It'll come as no surprise to regular readers (since I started Electric Cloud that we are using a continuous build system (current it's hudson) and to keep everyone informed there's a prominently positioned flat screen display showing build status.
Here's a screenshot (each team has chosen a dog breed to use as a codename for their part of the code):
To build this page a simple Perl script reads information directly from Hudson via its API converting Hudson JSON objects into Perl structures.
Initially the builds were simply presented in the order given by Hudson, and a simple color scheme was put in place: red means the build is broken, yellow means the tests are failing and green means everything is ok.
When builds are broken the Perl script pulls the list of culprits from a Hudson API and names and shames the people who broke the build by showing their photographs against the red background.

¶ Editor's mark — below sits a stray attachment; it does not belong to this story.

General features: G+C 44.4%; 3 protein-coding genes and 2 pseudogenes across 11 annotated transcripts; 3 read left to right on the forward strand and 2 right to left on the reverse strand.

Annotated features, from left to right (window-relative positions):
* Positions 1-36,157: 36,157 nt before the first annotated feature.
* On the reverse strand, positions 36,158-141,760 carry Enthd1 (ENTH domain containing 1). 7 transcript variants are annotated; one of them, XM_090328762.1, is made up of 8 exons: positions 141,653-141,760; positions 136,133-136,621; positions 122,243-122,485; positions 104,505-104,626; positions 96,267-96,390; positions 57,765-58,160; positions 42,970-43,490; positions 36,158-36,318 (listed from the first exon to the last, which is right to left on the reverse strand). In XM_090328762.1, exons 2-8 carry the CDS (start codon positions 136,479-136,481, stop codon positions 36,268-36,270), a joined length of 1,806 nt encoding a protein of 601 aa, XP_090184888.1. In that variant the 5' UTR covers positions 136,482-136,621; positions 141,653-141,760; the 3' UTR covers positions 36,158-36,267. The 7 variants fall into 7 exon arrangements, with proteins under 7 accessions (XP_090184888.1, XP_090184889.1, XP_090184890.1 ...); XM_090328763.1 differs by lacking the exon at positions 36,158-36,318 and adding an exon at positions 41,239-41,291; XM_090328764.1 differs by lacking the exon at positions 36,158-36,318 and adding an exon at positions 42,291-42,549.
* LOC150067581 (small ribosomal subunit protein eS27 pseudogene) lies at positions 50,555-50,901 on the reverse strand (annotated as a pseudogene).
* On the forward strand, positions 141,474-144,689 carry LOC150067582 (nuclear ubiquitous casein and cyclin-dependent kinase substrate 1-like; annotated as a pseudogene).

But the team came up with the idea of also using the order (from top to bottom) as a way of indicating just how good or bad build stability is. After much arguing about the best algorithm (and a number of prototypes which themselves caused one of the teams to accelerate unbreaking their build) we settled on the following:
When a build is broken or unstable it appears at the bottom of the list, and the longer it's been in that state (i.e. the longer it is since the last green build) the further it is down the list. This is pretty easy to determine since Hudson has a lastStableBuild API for each build.
The green builds are ordered by a computed value called 'Health'. The script gets the status of all the builds (for a particular component) within the last week and computes the percentage of builds that were green. The higher the health the higher on the build monitor screen.
Doing so creates some friendly rivalry. No one wants a really broken or unstable build, but even within the Green Zone the teams are competing to keep their code in good shape all the time.
And by having the build monitor accessible as a web page it can be viewed on the build monitor flat panel display, from any web browser, or from a mobile device like the iPhone:
Now I can stay home and watch what the team is up to, and harass them about broken builds before I've had my breakfast.